# Why is -1/2 evaluated to 0 in C++, but -1 in Python?

• C++: `cout << -1/2` evaluates to `0`
• Python: `-1/2` evaluates to `-1`.

Why is this the case?

• What version of Python? Integer division is different in Python 2 and Python 3. Commented Jan 30, 2022 at 1:06

## 4 Answers

Integer division in C++ rounds toward 0, and in Python, it rounds toward -infinity.

People dealing with these things in the abstract tend to feel that rounding toward negative infinity makes more sense (that means it's compatible with the modulo function as defined in mathematics, rather than `%` having a somewhat funny meaning). The tradition in programming languages is to round toward 0--this wasn't originally defined in C++ (following C's example at the time), but eventually C++ (and C) defined it this way, copying Fortran.

• The "tradition" probably was due to the way integer division was implemented on popular computers. APL (A Programming Language) was first released in 1960, and it's modulo operator works as if integer division rounds towards negative infinity (the sign of the remainder is the same as the sign of the divisor (or zero) as opposed to the dividend). Commented Feb 26, 2014 at 4:28
• For anyone not familiar with APL, check out en.wikipedia.org/wiki/APL_%28programming_language%29 -- I'd include a few cool snippets, but unfortunately the characters I'd need to show you not in the normal part of unicode and most computers would barf Commented Feb 26, 2014 at 21:30

From the Python docs (emphasis mine):

The / (division) and // (floor division) operators yield the quotient of their arguments. The numeric arguments are first converted to a common type. Plain or long integer division yields an integer of the same type; the result is that of mathematical division with the ‘floor’ function applied to the result.

The floor function rounds to the number closest to negative infinity, hence -1.

• Might want to specific which docs, since OP is asking for the difference between 2 languages. Commented Feb 26, 2014 at 2:24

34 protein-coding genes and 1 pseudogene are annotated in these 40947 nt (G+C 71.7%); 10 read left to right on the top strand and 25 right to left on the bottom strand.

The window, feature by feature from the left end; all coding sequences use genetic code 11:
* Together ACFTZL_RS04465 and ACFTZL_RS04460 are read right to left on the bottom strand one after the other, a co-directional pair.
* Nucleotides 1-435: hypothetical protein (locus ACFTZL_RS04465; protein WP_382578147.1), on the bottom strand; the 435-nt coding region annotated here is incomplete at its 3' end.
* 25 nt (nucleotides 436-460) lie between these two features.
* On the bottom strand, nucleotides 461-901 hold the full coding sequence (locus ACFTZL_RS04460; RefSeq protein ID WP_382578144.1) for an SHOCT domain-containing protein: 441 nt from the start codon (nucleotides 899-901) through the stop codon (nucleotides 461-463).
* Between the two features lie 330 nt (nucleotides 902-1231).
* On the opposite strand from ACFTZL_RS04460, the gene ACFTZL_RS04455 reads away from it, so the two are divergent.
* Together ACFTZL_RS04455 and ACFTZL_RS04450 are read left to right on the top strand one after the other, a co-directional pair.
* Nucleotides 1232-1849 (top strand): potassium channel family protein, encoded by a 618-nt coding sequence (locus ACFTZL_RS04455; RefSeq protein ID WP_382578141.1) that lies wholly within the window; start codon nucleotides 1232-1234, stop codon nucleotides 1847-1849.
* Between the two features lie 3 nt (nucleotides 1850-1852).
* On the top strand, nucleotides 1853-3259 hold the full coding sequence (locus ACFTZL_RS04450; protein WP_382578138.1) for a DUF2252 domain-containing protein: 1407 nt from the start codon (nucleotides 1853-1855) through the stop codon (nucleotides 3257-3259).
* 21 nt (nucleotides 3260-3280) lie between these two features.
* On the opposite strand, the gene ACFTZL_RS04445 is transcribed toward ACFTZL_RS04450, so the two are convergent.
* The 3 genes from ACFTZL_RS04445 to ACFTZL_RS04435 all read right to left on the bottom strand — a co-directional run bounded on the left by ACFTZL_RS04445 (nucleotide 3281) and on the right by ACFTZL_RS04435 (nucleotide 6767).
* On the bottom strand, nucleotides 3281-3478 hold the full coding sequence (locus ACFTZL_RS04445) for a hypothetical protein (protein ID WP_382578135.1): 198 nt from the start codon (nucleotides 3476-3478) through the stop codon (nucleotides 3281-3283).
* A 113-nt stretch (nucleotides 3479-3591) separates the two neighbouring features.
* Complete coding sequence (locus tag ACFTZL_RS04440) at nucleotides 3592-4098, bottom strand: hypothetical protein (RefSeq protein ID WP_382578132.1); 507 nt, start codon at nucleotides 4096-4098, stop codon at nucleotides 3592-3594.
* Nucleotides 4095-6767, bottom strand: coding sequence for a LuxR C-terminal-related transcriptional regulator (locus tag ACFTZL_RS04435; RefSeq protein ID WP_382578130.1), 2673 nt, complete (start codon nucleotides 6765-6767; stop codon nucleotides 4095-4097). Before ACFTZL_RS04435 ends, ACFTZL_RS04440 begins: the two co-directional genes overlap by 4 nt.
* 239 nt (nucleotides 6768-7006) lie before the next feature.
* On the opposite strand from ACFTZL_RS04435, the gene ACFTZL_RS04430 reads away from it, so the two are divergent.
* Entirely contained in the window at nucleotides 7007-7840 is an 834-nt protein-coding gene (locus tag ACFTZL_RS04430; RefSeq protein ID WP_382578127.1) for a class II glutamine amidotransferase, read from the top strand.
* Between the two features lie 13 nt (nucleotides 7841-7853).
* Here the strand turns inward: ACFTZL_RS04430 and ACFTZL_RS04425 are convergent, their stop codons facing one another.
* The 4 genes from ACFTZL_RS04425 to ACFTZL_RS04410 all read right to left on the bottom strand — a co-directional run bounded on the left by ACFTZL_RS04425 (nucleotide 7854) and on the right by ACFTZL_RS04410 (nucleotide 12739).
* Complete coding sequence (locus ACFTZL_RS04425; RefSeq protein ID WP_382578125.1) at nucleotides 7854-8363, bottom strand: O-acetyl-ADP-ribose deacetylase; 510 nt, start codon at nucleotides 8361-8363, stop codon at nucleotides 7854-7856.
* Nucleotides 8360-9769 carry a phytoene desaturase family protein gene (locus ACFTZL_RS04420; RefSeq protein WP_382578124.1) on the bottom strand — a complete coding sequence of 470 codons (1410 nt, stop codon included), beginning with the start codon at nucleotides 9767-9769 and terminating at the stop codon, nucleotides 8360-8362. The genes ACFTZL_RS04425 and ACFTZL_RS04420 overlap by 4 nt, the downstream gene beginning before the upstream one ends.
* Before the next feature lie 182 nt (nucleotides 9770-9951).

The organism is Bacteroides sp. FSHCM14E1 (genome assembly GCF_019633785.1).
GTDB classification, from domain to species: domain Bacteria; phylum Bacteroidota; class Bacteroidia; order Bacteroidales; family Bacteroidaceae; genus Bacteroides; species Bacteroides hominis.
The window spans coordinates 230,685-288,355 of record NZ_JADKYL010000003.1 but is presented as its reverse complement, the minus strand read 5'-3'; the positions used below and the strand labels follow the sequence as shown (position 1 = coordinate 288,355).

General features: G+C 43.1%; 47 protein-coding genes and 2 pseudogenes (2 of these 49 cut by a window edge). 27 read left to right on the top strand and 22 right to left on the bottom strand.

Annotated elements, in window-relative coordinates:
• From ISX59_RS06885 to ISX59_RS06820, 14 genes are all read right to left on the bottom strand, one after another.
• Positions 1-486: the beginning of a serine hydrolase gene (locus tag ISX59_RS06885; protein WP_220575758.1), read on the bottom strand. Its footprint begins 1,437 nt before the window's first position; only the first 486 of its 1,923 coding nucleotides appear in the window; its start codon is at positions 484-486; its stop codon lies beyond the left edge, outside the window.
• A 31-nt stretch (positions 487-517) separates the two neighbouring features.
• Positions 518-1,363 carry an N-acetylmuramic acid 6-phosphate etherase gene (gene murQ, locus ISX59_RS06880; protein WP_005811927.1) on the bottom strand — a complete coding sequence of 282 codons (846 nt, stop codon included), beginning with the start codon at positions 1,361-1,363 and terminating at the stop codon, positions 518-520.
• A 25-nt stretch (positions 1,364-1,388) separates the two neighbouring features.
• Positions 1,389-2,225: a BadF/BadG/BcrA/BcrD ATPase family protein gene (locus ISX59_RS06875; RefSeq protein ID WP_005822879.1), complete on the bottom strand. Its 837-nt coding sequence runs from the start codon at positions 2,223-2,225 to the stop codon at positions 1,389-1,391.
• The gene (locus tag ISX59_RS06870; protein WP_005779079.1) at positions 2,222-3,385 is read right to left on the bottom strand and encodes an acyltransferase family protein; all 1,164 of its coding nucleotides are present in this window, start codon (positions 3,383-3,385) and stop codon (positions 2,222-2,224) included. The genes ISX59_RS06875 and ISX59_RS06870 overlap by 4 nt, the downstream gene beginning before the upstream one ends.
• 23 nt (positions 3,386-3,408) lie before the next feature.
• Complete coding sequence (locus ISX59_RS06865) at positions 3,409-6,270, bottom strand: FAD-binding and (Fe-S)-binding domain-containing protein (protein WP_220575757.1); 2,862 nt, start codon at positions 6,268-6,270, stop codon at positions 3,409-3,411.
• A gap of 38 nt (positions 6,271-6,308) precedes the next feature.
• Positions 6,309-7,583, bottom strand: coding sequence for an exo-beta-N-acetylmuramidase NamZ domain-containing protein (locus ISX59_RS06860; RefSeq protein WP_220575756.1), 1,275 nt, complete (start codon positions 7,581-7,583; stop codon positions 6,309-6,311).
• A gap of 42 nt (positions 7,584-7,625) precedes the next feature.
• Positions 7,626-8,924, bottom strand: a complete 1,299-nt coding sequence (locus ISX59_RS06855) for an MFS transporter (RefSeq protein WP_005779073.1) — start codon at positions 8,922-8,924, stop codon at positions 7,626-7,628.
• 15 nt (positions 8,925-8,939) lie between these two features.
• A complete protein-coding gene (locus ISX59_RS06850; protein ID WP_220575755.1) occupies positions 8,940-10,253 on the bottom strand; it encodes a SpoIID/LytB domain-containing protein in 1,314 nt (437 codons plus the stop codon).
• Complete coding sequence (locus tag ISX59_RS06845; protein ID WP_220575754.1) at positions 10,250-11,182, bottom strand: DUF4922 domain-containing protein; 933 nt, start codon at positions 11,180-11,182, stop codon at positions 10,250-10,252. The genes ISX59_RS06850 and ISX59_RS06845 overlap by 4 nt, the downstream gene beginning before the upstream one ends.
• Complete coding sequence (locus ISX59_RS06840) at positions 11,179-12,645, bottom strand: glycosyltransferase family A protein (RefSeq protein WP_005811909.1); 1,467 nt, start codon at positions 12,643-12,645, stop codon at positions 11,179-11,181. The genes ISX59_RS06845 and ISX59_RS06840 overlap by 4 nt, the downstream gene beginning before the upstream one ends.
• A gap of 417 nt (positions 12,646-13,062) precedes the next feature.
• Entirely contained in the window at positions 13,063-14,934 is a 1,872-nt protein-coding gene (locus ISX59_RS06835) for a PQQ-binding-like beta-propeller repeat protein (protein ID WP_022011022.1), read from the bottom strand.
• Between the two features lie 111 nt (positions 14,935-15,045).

• This was changed from Python 2 to Python 3, correct? Commented Feb 26, 2014 at 2:30
• @chris, The quoted text is for Python 2, where `/` and `//` do the same thing for ints. In Python 3, `some_int/another_int` returns a float if the result is non-whole. Commented Feb 26, 2014 at 2:36
• What documentation is quoted? For Python 2 or Python 3? Commented Jan 30, 2022 at 1:07
• @PeterMortensen Lol, I wrote this 8 years ago. I honestly don’t remember. Commented Jan 30, 2022 at 1:09

For C++, from this reference: 5.2 — Arithmetic operators

It is easiest to think of the division operator as having two different “modes”. If both of the operands are integers, the division operator performs integer division. Integer division drops any fractions and returns an integer value.

Thus, `-1/2` would yield `-0.5` with the fraction dropped, yielding `0`.

As SethMMorton indicated, Python's rule is `floor`, which yields `-1`. It's described in 5. Expressions.

Put in the terms that Mike Graham mentioned, `floor` is a round toward minus infinity. Dropping the fraction is a round toward zero.

I am not sure about Python, but in C++ integer/integer = integer, and therefore in case of -1/2 is -0.5 which is rounded automatically to integer and therefore you get the 0 answer.

In case of Python, maybe the system used the floor function to convert the result into an integer.